by Dan HogmanJan 15, 2020
The HSBC (The Hongkong and Shanghai Banking Corporation Limited) building, designed by Foster + Partners in Hong Kong and completed in 1985, represents a method of implementing high-tech architecture where the structure is primarily pulled out from the inside and placed outside the building. The building is a firm representation of the client’s symbolism at their birthplace, and established the architect’s presence on the global map during the time.
The building and its design redefined the clean look of a skyscraper, with the structure and its framework being exposed, thus re-affirming it as an important aspect of architecture and its representation that need not be hidden.
The forty-four-storey 99,000-metre-square skyscraper for HSBC not only set Foster's studio on the path to being one of the largest practices in the world but also challenged the idea of how experiential design can take over the conventional visual appearance of a skyscraper.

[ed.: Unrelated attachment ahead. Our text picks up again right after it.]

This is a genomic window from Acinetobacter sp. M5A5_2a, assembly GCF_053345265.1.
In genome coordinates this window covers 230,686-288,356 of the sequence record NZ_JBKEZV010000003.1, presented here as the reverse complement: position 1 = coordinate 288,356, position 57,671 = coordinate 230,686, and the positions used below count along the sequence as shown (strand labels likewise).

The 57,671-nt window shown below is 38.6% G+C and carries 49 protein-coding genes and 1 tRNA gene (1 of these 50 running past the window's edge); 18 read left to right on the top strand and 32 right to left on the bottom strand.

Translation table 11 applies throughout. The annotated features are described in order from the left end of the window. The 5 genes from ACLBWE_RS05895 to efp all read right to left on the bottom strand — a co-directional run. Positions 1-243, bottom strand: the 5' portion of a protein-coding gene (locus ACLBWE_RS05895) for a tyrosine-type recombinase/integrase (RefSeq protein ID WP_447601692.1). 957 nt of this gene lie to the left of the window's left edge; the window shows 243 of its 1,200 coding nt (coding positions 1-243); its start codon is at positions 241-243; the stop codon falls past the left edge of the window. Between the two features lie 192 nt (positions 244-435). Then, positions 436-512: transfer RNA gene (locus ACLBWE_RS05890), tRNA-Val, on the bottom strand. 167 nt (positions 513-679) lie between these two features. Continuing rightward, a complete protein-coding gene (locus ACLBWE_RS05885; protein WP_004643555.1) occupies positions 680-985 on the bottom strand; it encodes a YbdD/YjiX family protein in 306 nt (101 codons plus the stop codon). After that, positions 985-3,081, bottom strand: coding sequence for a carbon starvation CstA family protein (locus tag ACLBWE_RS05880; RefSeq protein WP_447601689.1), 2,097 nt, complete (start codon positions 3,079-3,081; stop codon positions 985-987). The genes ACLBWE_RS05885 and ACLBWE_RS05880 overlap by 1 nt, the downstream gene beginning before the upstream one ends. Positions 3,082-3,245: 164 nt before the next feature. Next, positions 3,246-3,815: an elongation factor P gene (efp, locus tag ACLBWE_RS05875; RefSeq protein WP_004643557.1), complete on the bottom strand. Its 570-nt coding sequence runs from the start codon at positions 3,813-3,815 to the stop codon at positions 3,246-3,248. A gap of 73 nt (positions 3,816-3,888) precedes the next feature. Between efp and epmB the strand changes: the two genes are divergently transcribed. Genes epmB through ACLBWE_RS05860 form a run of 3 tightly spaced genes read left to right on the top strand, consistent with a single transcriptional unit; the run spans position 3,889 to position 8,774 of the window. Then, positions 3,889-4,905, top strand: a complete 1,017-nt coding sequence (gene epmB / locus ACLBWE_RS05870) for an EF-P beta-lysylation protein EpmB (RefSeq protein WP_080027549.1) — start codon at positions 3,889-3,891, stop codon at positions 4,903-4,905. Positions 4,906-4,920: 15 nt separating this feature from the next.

As an architect, Dan Hogman's travel to various destinations across the world is marked by visits to notable buildings and he further documents his visit with a sketch while recording the entire process. The tools he uses are simple and impactful and create simple effects with precise geometries, proportions and scales with the context in place.
Hogman sketches the HSBC building, showing varied heights of the surrounding towers. The old Bank of China building in the forefront, though half its size, appears mass-heavy due to its block structure while the HSBC building appears slender and sleek due to its high-tech architectural style.
Tell us what you think of this style of architecture and the sketch in the comments below.
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